“That’s when I noticed people were looking at me strangely – they probably thought I was drunk,” Tracy says. “I went to the counter and bought myself a pop and some chips, somehow thinking that if I did that, everything would be fine.” Tracy went to her car and then began vomiting.

Dean had texted his wife earlier to check that she had made it home safely. She responded after midnight, but her text came through as jumbled letters. When Dean called her, she told him she was at a service centre along the 400, but could not tell him which one. He immediately got in his car and went from service station to service station, searching for his wife.

“When I found her, I thought she was having a stroke, so I drove her to the nearest urgent care clinic,” he says. The doctor who saw Tracy ordered a CT scan of her brain. At around 4:30 a.m., she was taken by ambulance to Sunnybrook.

Tracy Kirkus.

Tracy Kirkhus and her husband, Dean, at their home near Minden, Ont. (Photography by Kevin Van Paassen)

‛Cutting-edge approaches’ that save lives

The Pipeline flex shield stent is made with a synthetic version of an organic compound found in the outer membrane of red blood cells. This mesh-like biomaterial prevents blood cells from reacting to the stent implant. Once implanted, the Pipeline flex shield stent acts as a scaffold and helps rebuild the damaged blood vessel.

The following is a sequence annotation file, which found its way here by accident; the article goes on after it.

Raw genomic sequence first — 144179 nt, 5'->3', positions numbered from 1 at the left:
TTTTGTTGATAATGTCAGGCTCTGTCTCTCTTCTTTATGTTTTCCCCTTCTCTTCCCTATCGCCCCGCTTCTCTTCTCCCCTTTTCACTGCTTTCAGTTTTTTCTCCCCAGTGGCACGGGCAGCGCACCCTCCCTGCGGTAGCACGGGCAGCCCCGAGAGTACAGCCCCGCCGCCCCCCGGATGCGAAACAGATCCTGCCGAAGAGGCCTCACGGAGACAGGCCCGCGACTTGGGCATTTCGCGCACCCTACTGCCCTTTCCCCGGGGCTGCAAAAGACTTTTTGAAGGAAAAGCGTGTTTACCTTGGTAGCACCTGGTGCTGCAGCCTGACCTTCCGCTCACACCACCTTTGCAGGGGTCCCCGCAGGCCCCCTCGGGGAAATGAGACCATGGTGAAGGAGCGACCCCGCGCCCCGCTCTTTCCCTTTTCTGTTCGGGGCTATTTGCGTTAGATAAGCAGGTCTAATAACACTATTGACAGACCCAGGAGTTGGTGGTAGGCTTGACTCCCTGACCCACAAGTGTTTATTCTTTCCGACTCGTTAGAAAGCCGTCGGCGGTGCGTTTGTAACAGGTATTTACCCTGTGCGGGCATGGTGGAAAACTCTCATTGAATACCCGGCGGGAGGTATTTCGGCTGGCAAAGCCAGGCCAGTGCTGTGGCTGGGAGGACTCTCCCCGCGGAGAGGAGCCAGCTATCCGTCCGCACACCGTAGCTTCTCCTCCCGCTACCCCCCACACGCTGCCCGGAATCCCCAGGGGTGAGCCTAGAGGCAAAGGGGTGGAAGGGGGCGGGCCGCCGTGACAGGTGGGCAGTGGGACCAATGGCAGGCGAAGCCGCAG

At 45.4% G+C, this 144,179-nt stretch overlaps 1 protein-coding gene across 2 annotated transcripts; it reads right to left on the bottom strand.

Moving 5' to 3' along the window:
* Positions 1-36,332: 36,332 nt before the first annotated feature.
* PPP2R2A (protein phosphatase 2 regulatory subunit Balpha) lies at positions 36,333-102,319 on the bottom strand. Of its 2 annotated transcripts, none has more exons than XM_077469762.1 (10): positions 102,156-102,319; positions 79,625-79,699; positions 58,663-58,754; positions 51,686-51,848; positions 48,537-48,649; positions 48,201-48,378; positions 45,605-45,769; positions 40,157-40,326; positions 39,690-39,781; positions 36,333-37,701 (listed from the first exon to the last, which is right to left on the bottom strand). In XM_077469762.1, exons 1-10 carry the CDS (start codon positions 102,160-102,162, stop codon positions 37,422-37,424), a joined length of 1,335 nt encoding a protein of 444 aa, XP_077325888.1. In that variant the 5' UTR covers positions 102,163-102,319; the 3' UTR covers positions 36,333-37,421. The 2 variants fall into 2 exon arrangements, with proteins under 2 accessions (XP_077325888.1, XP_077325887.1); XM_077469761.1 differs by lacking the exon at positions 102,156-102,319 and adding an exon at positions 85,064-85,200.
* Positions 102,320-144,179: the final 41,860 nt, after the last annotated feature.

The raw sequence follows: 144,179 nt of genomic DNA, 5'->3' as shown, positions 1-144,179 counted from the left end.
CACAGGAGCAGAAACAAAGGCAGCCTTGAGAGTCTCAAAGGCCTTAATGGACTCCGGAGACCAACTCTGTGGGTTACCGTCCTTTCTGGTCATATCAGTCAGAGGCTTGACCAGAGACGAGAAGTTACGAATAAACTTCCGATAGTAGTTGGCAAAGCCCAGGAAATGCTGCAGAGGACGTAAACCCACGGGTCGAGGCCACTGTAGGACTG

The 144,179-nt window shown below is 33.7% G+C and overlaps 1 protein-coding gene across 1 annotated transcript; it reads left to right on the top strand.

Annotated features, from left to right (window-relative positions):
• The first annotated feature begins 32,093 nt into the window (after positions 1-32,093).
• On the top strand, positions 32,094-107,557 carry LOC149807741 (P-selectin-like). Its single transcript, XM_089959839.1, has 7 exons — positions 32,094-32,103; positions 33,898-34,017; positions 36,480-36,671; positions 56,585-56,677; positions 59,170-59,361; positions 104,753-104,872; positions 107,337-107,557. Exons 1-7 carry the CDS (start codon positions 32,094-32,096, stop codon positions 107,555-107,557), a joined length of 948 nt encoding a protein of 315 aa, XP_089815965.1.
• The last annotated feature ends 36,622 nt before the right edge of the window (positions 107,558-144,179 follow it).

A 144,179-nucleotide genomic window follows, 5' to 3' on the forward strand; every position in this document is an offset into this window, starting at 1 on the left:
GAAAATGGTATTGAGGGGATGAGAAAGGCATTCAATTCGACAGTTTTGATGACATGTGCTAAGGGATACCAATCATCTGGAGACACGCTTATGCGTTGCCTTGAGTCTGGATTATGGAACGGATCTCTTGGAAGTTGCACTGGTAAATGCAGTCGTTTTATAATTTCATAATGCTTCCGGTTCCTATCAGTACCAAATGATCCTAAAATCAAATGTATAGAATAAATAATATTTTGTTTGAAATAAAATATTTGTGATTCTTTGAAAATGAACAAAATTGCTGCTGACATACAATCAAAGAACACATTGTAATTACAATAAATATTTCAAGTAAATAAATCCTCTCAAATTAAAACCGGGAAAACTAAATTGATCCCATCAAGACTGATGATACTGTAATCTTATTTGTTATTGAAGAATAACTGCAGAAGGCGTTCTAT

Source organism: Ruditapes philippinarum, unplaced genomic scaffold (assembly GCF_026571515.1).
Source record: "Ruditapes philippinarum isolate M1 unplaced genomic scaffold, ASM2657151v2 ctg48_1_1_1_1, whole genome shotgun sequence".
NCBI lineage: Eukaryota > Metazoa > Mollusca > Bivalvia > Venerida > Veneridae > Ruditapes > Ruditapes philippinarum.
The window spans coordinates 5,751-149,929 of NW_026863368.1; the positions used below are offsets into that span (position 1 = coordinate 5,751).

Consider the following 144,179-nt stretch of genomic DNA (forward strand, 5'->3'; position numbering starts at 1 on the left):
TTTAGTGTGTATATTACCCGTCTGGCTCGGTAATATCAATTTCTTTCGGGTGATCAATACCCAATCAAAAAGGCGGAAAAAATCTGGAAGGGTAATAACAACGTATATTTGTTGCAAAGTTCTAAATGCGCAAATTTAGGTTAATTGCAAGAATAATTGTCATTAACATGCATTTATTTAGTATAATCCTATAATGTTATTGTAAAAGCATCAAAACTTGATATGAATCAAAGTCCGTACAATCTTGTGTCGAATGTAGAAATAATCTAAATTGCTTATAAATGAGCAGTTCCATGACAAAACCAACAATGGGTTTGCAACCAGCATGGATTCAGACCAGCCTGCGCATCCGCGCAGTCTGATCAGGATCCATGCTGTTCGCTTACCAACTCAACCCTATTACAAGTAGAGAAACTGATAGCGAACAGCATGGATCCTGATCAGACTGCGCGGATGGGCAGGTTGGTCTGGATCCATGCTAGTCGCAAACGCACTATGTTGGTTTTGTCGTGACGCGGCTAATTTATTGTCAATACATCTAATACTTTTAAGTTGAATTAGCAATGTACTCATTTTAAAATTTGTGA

To get the Pipeline flex shield stent to Tracy’s brain, Dr. Yang used a flexible catheter, inserted into an artery in the groin region and sent up through the body. He also employed innovative imaging technology called Doppler Optical Coherence Tomography (OCT), which uses infrared light waves to create images of tissue, cells and molecules.

With OCT to guide him, Dr. Yang was able to see and accurately position the stent in the damaged blood vessel.

“My research lab was the first in Canada to do OCT research 20 years ago, and at Sunnybrook we are still the only group in the world capable of doing Doppler OCT in neurovascular patients,” says Dr. Yang.

Sunnybrook was also the first in Canada to implant the Pipeline flex shield stent, which is now Health Canada approved. To date, says Dr. Yang, Sunnybrook is one of the leading hospitals in the country for treating complex ruptured aneurysms using this technology.

“As part of the hospital’s mandate to innovate and stay at the forefront of treatment technology, Sunnybrook has led research in brain sciences with cutting-edge approaches to treating neurovascular diseases,” Dr. Yang says. “At the same time, Sunnybrook has also advanced its application of image-guided, minimally invasive therapies.”

By combining these two strategic directions, doctors at Sunnybrook have been able to treat more and more patients who would have previously been quite difficult to treat, he adds.

For Tracy Kirkhus, Sunnybrook’s innovations in neurovascular treatment have meant a second chance at life.

After spending 25 days in intensive care at Sunnybrook, Tracy spent another five months in hospital, both in Toronto and in Lindsay, Ont. By August 2019, she was able to return home, where she continued to receive physiotherapy and occupational rehabilitation. Now, she is able to walk and goes to rehab sessions twice a week.

Tracy says her vision is still impaired, and sometimes she forgets things. Talking at length can take a toll on her.

“But I’m alive, and I’m home,” Tracy says. “Dr. Yang and all the great people at Sunnybrook are my heroes.”

About the author

Marjo Johne